Customer service has always been at the forefront of everything I do. When most people think about it, their first thoughts are of the service they recently received in a store or restaurant, or perhaps the often bad service they get on the phone to their bank or utility provider- if they can get through all those multiple options! But it goes much deeper than this. Think of customer service as good manners. How would you like to be treated?
This needn’t just be in person, but on the phone, online or even by post. Do you get thanked for your custom or receive an apology when things go wrong? After all, in many transactions there are multiple elements that can’t always be controlled and so may not go right every single time. Did the organisation own up to its mistakes?
Value your customer
Every part of your experience colours the way you feel about a company or organisation. If you get bad service you feel let down, feel they don’t respect or value you as a customer, but if they admit to the mistake and apologise, you feel that your grievances have been recognised and often this will not then affect your relationship.
As you may already know, it is cheaper and easier to retain a client or customer than to constantly keep finding new ones. And the best sales tool is recommendation, word of mouth. You may have heard that twice as many tell a person about a bad experience than a good one, so you need to work hard to ensure you spread a positive message. And now it’s easier to get a bad reputation as poor service is communicated at the click of a button on the many website forums that can be found easily by your next potential customer.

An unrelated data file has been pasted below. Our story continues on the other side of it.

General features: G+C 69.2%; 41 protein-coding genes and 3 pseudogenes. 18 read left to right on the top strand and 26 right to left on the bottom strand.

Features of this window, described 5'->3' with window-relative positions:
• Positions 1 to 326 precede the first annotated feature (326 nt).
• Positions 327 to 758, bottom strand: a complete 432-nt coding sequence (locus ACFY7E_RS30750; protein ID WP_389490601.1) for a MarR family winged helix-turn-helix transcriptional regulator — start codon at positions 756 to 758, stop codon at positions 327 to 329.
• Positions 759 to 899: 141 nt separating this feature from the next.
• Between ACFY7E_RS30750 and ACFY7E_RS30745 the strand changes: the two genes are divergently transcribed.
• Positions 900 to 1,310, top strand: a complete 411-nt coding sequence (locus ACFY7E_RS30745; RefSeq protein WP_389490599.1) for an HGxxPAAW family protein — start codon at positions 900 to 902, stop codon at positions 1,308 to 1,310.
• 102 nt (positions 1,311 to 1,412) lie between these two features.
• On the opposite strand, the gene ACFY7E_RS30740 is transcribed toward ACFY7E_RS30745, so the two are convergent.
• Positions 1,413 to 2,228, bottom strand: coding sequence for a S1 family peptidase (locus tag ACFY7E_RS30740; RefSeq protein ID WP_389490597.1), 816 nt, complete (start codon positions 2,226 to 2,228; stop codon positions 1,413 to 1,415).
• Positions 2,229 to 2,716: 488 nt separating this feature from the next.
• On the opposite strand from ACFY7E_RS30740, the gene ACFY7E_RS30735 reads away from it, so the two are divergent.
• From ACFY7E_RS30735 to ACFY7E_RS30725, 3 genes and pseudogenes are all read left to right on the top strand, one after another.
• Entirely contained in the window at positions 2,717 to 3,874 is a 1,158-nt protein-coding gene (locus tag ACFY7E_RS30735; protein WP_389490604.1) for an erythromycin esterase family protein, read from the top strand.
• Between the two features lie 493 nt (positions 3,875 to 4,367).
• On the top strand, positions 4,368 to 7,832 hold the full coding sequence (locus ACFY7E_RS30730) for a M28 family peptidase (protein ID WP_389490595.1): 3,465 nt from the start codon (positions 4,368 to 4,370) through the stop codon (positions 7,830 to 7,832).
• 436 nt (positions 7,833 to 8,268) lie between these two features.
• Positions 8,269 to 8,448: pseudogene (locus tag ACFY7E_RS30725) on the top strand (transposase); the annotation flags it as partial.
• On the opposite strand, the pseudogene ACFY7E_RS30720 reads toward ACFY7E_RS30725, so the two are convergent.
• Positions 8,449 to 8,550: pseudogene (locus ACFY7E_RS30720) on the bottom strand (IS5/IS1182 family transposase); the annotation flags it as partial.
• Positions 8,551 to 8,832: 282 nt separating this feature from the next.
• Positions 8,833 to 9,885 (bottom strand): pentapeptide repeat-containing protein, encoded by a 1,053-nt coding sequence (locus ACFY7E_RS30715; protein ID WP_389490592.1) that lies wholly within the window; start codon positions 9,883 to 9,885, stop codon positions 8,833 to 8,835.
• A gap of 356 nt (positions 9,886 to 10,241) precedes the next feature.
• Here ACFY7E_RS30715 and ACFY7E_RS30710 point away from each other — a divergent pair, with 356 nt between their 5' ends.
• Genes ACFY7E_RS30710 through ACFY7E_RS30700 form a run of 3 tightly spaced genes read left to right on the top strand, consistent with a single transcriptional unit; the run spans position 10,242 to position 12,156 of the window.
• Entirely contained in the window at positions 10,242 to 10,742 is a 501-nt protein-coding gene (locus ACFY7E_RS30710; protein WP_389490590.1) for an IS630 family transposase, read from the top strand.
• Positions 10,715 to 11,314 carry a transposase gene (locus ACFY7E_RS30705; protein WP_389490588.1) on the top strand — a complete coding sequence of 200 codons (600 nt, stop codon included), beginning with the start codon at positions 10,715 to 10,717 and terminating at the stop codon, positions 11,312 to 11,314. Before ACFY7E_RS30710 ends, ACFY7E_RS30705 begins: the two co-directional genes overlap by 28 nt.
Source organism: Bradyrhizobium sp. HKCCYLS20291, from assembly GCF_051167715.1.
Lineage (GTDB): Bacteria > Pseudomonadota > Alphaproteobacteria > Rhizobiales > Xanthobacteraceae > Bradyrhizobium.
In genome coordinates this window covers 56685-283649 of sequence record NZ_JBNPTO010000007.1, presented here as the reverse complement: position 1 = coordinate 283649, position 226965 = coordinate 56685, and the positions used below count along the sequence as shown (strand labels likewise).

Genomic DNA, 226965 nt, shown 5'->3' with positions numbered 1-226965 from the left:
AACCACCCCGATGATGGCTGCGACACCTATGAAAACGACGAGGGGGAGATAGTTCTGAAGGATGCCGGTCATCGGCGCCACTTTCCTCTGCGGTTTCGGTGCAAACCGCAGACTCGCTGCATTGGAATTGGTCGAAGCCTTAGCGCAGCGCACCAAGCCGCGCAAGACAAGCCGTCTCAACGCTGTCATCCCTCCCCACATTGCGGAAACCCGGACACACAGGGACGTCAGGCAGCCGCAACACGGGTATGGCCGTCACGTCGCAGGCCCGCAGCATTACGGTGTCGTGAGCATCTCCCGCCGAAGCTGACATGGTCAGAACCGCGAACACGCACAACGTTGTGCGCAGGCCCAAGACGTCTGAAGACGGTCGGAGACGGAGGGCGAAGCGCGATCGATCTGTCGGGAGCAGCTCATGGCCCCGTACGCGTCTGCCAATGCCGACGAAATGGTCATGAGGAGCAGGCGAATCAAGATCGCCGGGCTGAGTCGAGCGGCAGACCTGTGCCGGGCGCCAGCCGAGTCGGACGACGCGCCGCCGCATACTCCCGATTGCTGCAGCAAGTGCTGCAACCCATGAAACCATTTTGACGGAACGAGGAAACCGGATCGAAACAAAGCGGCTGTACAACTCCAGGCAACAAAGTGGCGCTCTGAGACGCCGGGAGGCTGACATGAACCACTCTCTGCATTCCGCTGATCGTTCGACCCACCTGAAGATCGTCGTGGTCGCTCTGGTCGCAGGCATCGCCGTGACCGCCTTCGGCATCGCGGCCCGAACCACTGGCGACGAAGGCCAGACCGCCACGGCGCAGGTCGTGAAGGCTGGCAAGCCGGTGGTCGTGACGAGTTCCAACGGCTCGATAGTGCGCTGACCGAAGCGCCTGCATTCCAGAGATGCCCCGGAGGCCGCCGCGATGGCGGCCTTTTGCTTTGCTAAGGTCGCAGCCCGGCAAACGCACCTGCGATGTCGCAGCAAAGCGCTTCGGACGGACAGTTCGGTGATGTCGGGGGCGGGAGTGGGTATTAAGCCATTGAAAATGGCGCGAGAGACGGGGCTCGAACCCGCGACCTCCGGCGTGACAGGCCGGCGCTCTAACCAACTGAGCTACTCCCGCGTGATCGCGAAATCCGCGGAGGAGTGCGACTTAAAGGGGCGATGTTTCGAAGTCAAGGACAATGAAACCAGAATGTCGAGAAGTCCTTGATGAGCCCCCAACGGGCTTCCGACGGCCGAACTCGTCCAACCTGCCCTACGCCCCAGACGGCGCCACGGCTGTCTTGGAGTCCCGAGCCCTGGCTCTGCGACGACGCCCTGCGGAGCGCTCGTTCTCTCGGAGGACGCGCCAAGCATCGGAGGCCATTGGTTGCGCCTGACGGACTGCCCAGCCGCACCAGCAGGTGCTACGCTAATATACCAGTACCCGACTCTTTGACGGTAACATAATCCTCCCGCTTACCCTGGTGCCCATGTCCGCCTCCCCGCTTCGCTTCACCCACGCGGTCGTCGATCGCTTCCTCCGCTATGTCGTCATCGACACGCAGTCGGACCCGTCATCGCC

Are your staff delivering good service?
You may now be thinking that you don’t speak to all the customers yourself. How can you control this? Some of your staff earn commission on sales, so you’re fairly sure they will be giving good service because their sales numbers are excellent. How do you incentivise other employees who only use the phone or post or are not on commission? These staff may be hard to retain as well, especially if they are on the end of complaints. How can you incentive them to work efficiently, give good customer service and feel valued by your business when their actions can’t be directly measured in terms of sales?
The key is to take a holistic view of your businesses operations, identifying places where improvements can be made first. Then put together a scheme so that staff feel their performance is noticed and believe there is a benefit in providing good service – this does not need to be monetary. I have implemented these and one resulted in lowering a very poor monthly turnaround of a service to a same day, ensuring that numerous folders of complaints letters were replaced by very complimentary ones. The benefits were that turnover went up as there was more confidence in selling the product and customers were keener to buy, and as staff were no longer moaned at by disgruntled customers, staff retention increased and training costs lowered. The company’s enhanced reputation also bought many other cost benefits and in addition the workforce felt pride in working for the business.
If you feel your customer service may be one of the areas that is hindering your businesses growth, take the first step to greater success by calling me on 07510 692969